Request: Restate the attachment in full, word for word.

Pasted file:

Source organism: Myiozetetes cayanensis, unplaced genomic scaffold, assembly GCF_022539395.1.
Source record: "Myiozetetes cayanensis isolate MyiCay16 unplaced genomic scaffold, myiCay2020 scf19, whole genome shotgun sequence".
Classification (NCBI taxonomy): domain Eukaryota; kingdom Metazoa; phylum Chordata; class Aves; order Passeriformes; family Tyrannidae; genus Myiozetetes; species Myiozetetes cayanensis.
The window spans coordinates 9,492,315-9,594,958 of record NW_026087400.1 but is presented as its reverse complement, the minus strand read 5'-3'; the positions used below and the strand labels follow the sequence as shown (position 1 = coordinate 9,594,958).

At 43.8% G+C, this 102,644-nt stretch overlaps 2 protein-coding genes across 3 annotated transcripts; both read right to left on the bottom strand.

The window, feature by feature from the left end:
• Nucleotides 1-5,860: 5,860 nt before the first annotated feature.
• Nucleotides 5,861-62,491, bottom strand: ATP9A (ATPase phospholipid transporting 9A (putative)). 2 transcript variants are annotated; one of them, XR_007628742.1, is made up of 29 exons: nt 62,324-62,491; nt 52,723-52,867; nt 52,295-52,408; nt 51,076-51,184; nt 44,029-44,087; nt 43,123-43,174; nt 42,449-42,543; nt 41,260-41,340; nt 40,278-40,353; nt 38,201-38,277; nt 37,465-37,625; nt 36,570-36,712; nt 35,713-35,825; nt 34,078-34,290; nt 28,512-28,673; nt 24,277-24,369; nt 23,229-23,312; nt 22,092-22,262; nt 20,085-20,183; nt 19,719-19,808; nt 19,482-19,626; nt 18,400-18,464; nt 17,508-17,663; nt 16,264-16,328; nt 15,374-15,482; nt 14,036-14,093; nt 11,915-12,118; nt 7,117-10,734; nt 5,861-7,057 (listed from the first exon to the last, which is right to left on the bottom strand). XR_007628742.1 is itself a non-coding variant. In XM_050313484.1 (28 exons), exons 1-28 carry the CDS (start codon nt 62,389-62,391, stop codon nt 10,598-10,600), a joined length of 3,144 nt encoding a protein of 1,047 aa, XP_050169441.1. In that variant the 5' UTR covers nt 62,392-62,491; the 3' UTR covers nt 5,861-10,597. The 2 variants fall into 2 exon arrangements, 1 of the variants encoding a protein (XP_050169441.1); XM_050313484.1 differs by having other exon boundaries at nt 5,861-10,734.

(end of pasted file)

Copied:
Source organism: Myiozetetes cayanensis, unplaced genomic scaffold, assembly GCF_022539395.1.
Source record: "Myiozetetes cayanensis isolate MyiCay16 unplaced genomic scaffold, myiCay2020 scf19, whole genome shotgun sequence".
Classification (NCBI taxonomy): domain Eukaryota; kingdom Metazoa; phylum Chordata; class Aves; order Passeriformes; family Tyrannidae; genus Myiozetetes; species Myiozetetes cayanensis.
The window spans coordinates 9,492,315-9,594,958 of record NW_026087400.1 but is presented as its reverse complement, the minus strand read 5'-3'; the positions used below and the strand labels follow the sequence as shown (position 1 = coordinate 9,594,958).

At 43.8% G+C, this 102,644-nt stretch overlaps 2 protein-coding genes across 3 annotated transcripts; both read right to left on the bottom strand.

The window, feature by feature from the left end:
• Nucleotides 1-5,860: 5,860 nt before the first annotated feature.
• Nucleotides 5,861-62,491, bottom strand: ATP9A (ATPase phospholipid transporting 9A (putative)). 2 transcript variants are annotated; one of them, XR_007628742.1, is made up of 29 exons: nt 62,324-62,491; nt 52,723-52,867; nt 52,295-52,408; nt 51,076-51,184; nt 44,029-44,087; nt 43,123-43,174; nt 42,449-42,543; nt 41,260-41,340; nt 40,278-40,353; nt 38,201-38,277; nt 37,465-37,625; nt 36,570-36,712; nt 35,713-35,825; nt 34,078-34,290; nt 28,512-28,673; nt 24,277-24,369; nt 23,229-23,312; nt 22,092-22,262; nt 20,085-20,183; nt 19,719-19,808; nt 19,482-19,626; nt 18,400-18,464; nt 17,508-17,663; nt 16,264-16,328; nt 15,374-15,482; nt 14,036-14,093; nt 11,915-12,118; nt 7,117-10,734; nt 5,861-7,057 (listed from the first exon to the last, which is right to left on the bottom strand). XR_007628742.1 is itself a non-coding variant. In XM_050313484.1 (28 exons), exons 1-28 carry the CDS (start codon nt 62,389-62,391, stop codon nt 10,598-10,600), a joined length of 3,144 nt encoding a protein of 1,047 aa, XP_050169441.1. In that variant the 5' UTR covers nt 62,392-62,491; the 3' UTR covers nt 5,861-10,597. The 2 variants fall into 2 exon arrangements, 1 of the variants encoding a protein (XP_050169441.1); XM_050313484.1 differs by having other exon boundaries at nt 5,861-10,734.